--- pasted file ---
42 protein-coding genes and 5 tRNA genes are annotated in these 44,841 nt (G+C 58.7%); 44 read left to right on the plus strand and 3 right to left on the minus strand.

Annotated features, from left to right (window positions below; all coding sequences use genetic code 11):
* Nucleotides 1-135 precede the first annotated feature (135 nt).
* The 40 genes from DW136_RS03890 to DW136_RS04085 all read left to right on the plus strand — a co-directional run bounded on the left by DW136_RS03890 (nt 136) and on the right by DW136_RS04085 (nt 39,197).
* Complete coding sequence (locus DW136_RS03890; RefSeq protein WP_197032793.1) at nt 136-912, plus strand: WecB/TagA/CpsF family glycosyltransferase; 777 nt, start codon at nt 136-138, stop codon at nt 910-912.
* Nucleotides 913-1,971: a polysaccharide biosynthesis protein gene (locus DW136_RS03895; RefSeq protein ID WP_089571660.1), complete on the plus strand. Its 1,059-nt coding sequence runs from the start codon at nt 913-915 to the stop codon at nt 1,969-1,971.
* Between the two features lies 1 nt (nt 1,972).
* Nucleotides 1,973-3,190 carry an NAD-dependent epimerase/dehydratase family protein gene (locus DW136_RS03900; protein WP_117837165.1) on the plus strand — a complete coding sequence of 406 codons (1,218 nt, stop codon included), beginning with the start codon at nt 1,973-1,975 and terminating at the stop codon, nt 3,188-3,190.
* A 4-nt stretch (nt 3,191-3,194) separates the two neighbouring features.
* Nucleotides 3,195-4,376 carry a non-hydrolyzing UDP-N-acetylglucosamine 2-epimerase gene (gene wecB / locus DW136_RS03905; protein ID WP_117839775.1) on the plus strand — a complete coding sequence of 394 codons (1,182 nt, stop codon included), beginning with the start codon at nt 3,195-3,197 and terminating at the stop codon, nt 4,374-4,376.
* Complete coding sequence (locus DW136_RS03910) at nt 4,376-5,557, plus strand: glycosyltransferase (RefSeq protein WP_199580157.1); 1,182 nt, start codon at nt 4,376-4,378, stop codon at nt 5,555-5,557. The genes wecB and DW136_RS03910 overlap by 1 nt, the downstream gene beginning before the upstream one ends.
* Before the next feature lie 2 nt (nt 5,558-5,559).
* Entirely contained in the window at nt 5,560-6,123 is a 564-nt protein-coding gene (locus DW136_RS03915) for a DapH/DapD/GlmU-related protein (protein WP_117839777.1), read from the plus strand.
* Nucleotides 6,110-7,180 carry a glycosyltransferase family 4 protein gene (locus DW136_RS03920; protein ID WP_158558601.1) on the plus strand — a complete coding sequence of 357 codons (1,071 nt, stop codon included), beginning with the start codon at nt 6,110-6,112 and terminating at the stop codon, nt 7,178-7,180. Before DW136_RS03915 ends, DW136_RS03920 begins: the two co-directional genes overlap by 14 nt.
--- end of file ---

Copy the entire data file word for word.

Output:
42 protein-coding genes and 5 tRNA genes are annotated in these 44,841 nt (G+C 58.7%); 44 read left to right on the plus strand and 3 right to left on the minus strand.

Annotated features, from left to right (window positions below; all coding sequences use genetic code 11):
* Nucleotides 1-135 precede the first annotated feature (135 nt).
* The 40 genes from DW136_RS03890 to DW136_RS04085 all read left to right on the plus strand — a co-directional run bounded on the left by DW136_RS03890 (nt 136) and on the right by DW136_RS04085 (nt 39,197).
* Complete coding sequence (locus DW136_RS03890; RefSeq protein WP_197032793.1) at nt 136-912, plus strand: WecB/TagA/CpsF family glycosyltransferase; 777 nt, start codon at nt 136-138, stop codon at nt 910-912.
* Nucleotides 913-1,971: a polysaccharide biosynthesis protein gene (locus DW136_RS03895; RefSeq protein ID WP_089571660.1), complete on the plus strand. Its 1,059-nt coding sequence runs from the start codon at nt 913-915 to the stop codon at nt 1,969-1,971.
* Between the two features lies 1 nt (nt 1,972).
* Nucleotides 1,973-3,190 carry an NAD-dependent epimerase/dehydratase family protein gene (locus DW136_RS03900; protein WP_117837165.1) on the plus strand — a complete coding sequence of 406 codons (1,218 nt, stop codon included), beginning with the start codon at nt 1,973-1,975 and terminating at the stop codon, nt 3,188-3,190.
* A 4-nt stretch (nt 3,191-3,194) separates the two neighbouring features.
* Nucleotides 3,195-4,376 carry a non-hydrolyzing UDP-N-acetylglucosamine 2-epimerase gene (gene wecB / locus DW136_RS03905; protein ID WP_117839775.1) on the plus strand — a complete coding sequence of 394 codons (1,182 nt, stop codon included), beginning with the start codon at nt 3,195-3,197 and terminating at the stop codon, nt 4,374-4,376.
* Complete coding sequence (locus DW136_RS03910) at nt 4,376-5,557, plus strand: glycosyltransferase (RefSeq protein WP_199580157.1); 1,182 nt, start codon at nt 4,376-4,378, stop codon at nt 5,555-5,557. The genes wecB and DW136_RS03910 overlap by 1 nt, the downstream gene beginning before the upstream one ends.
* Before the next feature lie 2 nt (nt 5,558-5,559).
* Entirely contained in the window at nt 5,560-6,123 is a 564-nt protein-coding gene (locus DW136_RS03915) for a DapH/DapD/GlmU-related protein (protein WP_117839777.1), read from the plus strand.
* Nucleotides 6,110-7,180 carry a glycosyltransferase family 4 protein gene (locus DW136_RS03920; protein ID WP_158558601.1) on the plus strand — a complete coding sequence of 357 codons (1,071 nt, stop codon included), beginning with the start codon at nt 6,110-6,112 and terminating at the stop codon, nt 7,178-7,180. Before DW136_RS03915 ends, DW136_RS03920 begins: the two co-directional genes overlap by 14 nt.